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Paris may be nicknamed the City of Light, but Lyon is definitely the City of Lights.
We all love a good light show but there's something special about the Lyon light festival: it lasts several days, it takes place all over town (not just on a building or two), and it happens in Lyon in winter.
Well, Lyon in December may not be technically winter, but watching my breath curl and feeling my toes freeze means the Christmas season is upon us.
While the Fête des Lumières is a main highlight of Lyon's year, I should warn you it is not an event for everyone. The weather is usually cold, a lot of walking is involved, and the crowds are HUGE – thousands of people crammed into tiny twisty streets.
But if you decide you can handle all that, you'll be rewarded by a fabulous array of (30 or so) light events, some of them extremely sophisticated, with images dancing on buildings and light tunnels inviting you to walk through.
The Fête des Lumières – the most important festival of lights in France – dates back to 1852, when Lyon city planned to inaugurate a statue of the Virgin Mary on Fourvière Hill, which overlooks the city, in gratitude for protection from all sorts of ills.
But the weather wouldn't play along so the celebration was moved back three months to 8 December. Of course the weather in December was no better, and the city considered cancelling the event, but the good people of Lyon took matters into their own hands.
Across town, people lit up their windows and balconies with lumignons, or little lights, giving the city an ethereal and fairytale look.
The tradition has remained. During the Lyon festival of lights, you'll see individual lights in windows, and hotels often give out small electric candles so you can play along. That said, these lights have a hard time competing with all the bright Christmas lights and displays...
The city experimented with public light installations in 1989 and ten years later, it inaugurated the first four-day festival of lights in Lyon, held every year since, with two exceptions.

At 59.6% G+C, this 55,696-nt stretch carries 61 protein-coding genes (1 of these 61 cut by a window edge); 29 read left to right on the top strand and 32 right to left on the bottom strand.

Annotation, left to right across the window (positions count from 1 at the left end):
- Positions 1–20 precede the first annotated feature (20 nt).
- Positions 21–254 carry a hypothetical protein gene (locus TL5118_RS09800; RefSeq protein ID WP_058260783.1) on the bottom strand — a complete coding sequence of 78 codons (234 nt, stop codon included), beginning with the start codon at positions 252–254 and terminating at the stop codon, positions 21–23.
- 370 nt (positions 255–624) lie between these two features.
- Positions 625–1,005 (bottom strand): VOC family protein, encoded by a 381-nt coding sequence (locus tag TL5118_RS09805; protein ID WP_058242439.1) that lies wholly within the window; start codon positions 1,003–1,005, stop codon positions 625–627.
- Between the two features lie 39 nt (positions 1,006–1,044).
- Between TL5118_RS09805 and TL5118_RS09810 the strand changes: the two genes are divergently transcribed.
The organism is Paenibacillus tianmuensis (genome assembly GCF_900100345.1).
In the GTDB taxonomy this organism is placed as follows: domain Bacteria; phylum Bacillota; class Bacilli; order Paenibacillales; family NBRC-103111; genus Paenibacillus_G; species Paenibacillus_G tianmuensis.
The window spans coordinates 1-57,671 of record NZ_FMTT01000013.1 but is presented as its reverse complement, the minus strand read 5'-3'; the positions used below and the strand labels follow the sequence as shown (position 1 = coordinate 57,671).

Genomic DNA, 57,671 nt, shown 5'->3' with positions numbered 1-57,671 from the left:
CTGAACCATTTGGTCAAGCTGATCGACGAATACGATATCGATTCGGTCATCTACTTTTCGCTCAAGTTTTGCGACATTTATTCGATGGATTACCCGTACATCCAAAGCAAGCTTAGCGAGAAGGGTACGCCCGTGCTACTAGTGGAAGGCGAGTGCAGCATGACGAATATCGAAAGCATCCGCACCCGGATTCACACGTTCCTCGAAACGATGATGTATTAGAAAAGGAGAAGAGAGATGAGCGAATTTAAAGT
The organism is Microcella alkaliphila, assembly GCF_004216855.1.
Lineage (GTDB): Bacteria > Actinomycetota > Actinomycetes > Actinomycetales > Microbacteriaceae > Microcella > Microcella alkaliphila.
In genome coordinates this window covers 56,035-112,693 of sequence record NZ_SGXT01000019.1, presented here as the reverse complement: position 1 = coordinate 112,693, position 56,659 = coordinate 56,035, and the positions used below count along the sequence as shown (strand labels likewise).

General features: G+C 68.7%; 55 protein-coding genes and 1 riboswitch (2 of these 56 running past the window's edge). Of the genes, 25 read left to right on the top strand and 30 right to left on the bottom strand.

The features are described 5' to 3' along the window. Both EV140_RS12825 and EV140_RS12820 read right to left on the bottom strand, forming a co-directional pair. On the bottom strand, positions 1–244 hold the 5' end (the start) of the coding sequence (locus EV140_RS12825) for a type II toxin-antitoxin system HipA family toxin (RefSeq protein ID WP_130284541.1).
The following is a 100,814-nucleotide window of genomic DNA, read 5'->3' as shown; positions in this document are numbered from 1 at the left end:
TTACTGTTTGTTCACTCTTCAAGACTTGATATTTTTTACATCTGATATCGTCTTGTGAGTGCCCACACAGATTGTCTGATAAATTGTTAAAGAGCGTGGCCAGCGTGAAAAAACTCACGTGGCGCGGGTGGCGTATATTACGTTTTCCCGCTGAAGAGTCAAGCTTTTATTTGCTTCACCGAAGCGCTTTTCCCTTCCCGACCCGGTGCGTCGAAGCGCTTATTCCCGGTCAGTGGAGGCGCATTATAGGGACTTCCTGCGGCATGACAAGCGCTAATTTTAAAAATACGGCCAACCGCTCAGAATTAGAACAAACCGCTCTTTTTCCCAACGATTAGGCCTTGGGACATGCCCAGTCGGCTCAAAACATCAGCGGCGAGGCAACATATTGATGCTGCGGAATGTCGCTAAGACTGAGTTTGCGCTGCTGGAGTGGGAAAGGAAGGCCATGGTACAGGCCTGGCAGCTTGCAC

In 2015, the Fêtes were cancelled for the first time, because of security concerns. In January of that year, a horrible massacre took place in the offices of the satirical weekly Charlie Hebdo newspaper in Paris. Two Islamic terrorists killed 15 people in two separate attacks, one at the newspaper and another at a local kosher supermarket.
And in 2021, the event was vastly reduced because of the Covid-19 pandemic.
Today, it is back in full force and again ensconced in the city's contemporary culture.
The exhibitions change each year and the lights shows aren't organized by the city but by individual artists and creators, who go all out to impress the (possibly) two million people who attend the festivities.
Here's a sample of what 2022 had to offer.
The city usually produces a map of the Fetes that shows you where everything is located. This is important because there are plenty of venues, and unless you happen to live in Lyon or spend several nights here, you probably won't be able to see them all.
Here are my favorite observations points, although since the shows change each year, what's good today may not be worth the effort tomorrow. But, generally speaking:
The city is also trying to improve its facilities for people with disabilities and have set up a special email, text and phone number you can access for more information (in French), along with reservations for special access tours. From the crowds I saw, I would be very careful about accessing some of the more popular and highly crowded venues without any assistance.